Last week we brought you a story about a Chihuahua named Max who died just hours after he had back-to-back surgery at Comprehensive Animal Hospital in Lansing.
We've received hundreds of emails and comments on our Facebook page about Dr. Bola Agbona from Comprehensive Animal Hospital. Many people commented in support of him, but others shared their own tragic stories about their beloved pets.
Monday we spoke with an expert on whether or not Max's procedure was handled properly. Max's owner Loretta Knight said he did not receive any type of physical or testing done before the two surgeries.
Knight says she called the doctors office and the office manager said, since Max was young and his previous visitation paperwork didn't raise any red flags, they didn't feel any physical was need. They went ahead with the surgery. "I Felt like I let him down, I should've done research," said Loretta Knight, Max's owner
Dr. Bryden Stanley, chief of surgery at MSU Veternary Medical Center says certain tests should always be done before a surgery. "Before the first surgery we typically do some blood work, if it's a young animal we probably wouldn't do a full panel of blood work, but we do a full physical examination."
Knight said the neuter was done before the hernia which, according to Dr. Stanley, isn't standard. "There is a specific order that you typically do these procedures in, you do the umbilical hernia first and then you'd do the castration. You always do the most sterile surgery first and then go to the least sterile surgery last," Dr. Stanley said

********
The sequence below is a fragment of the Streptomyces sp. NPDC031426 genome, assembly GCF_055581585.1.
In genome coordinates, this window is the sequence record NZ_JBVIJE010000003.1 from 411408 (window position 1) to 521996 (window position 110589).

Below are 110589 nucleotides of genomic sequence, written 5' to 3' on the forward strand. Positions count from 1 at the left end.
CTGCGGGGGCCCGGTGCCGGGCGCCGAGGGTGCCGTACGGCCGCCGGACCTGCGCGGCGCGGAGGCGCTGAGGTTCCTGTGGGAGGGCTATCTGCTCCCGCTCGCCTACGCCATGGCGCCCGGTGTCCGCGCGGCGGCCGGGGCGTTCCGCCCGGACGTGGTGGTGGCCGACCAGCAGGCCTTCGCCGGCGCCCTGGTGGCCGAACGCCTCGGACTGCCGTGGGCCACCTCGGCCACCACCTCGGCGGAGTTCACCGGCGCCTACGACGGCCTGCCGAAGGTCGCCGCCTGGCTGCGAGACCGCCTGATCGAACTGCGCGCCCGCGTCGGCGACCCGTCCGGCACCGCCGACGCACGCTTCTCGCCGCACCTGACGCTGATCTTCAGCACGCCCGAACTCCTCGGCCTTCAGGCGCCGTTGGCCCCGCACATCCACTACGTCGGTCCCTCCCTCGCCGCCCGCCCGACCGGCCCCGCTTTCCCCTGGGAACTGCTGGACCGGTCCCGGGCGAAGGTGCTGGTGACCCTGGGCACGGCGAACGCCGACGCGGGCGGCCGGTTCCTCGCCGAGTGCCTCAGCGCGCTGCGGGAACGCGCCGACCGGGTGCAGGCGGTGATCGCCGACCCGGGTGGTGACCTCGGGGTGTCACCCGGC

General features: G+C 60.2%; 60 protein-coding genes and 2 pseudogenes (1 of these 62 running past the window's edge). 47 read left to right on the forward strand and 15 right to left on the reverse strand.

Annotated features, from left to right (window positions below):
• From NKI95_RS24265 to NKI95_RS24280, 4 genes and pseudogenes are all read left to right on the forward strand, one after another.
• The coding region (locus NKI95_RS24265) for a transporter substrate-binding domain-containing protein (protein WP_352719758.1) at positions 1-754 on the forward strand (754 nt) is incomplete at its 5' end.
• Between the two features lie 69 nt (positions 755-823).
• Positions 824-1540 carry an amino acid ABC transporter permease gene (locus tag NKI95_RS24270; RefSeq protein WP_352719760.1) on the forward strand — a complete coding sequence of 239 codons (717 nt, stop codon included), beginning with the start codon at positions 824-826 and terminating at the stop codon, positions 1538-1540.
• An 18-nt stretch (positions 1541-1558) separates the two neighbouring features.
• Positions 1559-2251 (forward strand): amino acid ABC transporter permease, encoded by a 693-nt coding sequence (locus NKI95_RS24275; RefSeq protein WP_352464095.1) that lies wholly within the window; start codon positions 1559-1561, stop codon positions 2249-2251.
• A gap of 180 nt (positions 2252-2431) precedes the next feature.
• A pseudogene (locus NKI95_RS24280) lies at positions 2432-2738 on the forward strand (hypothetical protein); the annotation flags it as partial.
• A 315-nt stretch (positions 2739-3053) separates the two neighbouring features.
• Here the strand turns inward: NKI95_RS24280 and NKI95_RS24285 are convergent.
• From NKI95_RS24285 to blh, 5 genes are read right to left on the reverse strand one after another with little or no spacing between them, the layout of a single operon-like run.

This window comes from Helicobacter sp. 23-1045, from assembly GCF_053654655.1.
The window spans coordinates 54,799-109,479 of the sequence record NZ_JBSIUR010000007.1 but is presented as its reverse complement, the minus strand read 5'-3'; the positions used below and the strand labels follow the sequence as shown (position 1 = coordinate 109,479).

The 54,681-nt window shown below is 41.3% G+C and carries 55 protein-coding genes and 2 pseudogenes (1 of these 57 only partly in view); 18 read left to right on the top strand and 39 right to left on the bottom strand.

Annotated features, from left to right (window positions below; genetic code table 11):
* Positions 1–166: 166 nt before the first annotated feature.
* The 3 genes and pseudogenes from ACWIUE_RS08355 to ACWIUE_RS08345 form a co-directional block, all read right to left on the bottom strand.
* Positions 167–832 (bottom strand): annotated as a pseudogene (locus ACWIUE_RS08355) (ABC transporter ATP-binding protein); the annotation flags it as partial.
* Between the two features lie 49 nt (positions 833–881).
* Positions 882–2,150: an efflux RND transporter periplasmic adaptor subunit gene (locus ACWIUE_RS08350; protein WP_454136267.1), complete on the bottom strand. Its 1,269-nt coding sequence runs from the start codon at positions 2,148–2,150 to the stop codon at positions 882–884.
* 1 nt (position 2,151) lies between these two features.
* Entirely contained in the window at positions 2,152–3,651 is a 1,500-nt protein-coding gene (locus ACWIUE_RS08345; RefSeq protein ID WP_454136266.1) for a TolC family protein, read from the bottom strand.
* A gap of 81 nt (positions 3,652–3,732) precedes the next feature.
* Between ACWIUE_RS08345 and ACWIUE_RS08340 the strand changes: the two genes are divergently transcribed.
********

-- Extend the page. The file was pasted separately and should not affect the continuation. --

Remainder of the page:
Dr. Stanley also noted that while a doctor can do both surgeries at the same time, it should be under the same anesthetic episode. However, in Max's case, he woke up after his neuter and was put under a second time.
"Did the neuter, but said there was miscommunication, and he didn't know that he was supposed to do the hernia as well," says Knight. The office manager confirms papers were lost which led the doctor to believe Max was finished.
Dr. Stanley says it could be a number of things that lead to Max's death. "Maybe there was a heart defect that wasn't picked up, maybe another reason could be is the animals temperature was extremely low and maybe it wasn't oxygenating well after the first surgery, or his glucose was very low."
We dug into Dr. Agbona's records, and discovered that he is on probation for the fifth time in nearly ten years. He's faced three fines, and two license suspensions. According to state records he is still on probation.
There are risks with every procedure, and just like human doctors it's important to do some research on your pet's doctor.